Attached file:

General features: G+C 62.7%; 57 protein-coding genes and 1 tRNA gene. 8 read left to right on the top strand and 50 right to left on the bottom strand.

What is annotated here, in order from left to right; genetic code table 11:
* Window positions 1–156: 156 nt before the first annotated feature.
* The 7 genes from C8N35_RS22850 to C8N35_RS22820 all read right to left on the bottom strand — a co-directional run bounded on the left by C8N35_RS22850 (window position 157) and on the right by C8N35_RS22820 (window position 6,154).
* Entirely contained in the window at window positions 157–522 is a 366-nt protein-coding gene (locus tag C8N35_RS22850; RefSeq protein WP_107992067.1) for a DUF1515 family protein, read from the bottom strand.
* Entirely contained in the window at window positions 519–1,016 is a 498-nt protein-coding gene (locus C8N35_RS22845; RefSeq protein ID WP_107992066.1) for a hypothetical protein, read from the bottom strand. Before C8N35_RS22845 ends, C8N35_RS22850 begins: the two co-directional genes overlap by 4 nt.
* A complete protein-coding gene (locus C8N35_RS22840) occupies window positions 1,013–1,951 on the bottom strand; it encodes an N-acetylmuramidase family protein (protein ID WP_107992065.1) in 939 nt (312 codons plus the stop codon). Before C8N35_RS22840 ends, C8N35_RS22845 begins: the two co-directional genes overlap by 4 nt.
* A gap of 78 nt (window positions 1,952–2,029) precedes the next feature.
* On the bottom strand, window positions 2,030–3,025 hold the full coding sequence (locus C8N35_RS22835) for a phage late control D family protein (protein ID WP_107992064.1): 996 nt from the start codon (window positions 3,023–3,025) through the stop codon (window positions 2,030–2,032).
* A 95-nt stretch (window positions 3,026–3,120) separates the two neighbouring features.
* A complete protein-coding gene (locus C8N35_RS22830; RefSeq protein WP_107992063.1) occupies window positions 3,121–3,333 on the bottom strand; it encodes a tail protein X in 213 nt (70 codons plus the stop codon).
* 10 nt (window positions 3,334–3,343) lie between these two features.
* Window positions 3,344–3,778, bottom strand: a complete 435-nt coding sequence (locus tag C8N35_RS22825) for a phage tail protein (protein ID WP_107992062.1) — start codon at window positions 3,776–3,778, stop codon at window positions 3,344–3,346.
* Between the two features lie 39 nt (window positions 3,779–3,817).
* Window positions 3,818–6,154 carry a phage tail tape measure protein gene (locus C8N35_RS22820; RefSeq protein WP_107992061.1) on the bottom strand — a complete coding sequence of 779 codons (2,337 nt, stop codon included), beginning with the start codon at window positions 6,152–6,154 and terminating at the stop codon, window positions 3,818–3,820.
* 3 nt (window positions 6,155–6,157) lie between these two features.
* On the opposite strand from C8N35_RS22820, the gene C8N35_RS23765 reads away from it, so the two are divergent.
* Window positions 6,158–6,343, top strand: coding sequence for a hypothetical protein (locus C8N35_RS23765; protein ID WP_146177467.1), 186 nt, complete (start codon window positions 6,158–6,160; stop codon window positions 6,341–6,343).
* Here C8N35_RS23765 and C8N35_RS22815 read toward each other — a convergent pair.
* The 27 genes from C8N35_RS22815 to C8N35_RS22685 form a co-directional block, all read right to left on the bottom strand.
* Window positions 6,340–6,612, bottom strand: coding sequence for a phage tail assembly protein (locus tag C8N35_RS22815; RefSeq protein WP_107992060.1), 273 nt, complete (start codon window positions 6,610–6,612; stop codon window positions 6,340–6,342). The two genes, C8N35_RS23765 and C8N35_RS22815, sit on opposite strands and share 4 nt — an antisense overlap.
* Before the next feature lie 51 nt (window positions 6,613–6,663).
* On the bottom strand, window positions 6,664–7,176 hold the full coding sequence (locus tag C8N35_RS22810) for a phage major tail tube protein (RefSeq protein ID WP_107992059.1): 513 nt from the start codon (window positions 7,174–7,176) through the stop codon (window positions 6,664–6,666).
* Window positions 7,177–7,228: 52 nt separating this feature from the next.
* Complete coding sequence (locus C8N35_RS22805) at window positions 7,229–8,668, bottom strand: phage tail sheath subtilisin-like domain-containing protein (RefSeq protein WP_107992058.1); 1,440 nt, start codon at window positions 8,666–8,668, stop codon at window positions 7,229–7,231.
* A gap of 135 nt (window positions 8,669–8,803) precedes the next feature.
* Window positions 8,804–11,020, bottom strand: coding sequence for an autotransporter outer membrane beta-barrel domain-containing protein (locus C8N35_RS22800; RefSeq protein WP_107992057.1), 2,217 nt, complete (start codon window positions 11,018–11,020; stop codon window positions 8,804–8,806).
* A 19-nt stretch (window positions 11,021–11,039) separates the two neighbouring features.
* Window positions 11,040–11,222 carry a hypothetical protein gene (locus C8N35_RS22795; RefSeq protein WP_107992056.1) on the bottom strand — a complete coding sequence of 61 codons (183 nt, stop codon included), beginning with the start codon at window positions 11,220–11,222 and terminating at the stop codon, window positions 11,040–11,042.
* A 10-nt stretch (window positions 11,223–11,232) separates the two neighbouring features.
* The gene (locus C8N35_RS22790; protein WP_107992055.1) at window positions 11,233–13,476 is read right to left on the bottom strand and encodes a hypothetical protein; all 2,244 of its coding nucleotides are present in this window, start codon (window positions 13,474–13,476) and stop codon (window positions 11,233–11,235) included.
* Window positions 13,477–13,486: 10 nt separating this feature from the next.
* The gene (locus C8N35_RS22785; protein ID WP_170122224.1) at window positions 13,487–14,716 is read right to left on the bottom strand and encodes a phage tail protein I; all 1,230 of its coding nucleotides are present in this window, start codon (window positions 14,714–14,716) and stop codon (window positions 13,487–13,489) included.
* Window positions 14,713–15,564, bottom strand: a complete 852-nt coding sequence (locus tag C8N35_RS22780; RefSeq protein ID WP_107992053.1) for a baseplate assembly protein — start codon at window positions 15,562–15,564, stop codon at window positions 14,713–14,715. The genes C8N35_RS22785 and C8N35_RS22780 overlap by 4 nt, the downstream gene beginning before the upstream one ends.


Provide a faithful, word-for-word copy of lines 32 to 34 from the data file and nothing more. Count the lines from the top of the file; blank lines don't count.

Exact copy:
* Window positions 13,477–13,486: 10 nt separating this feature from the next.
* The gene (locus C8N35_RS22785; protein ID WP_170122224.1) at window positions 13,487–14,716 is read right to left on the bottom strand and encodes a phage tail protein I; all 1,230 of its coding nucleotides are present in this window, start codon (window positions 14,714–14,716) and stop codon (window positions 13,487–13,489) included.
* Window positions 14,713–15,564, bottom strand: a complete 852-nt coding sequence (locus tag C8N35_RS22780; RefSeq protein ID WP_107992053.1) for a baseplate assembly protein — start codon at window positions 15,562–15,564, stop codon at window positions 14,713–14,715. The genes C8N35_RS22785 and C8N35_RS22780 overlap by 4 nt, the downstream gene beginning before the upstream one ends.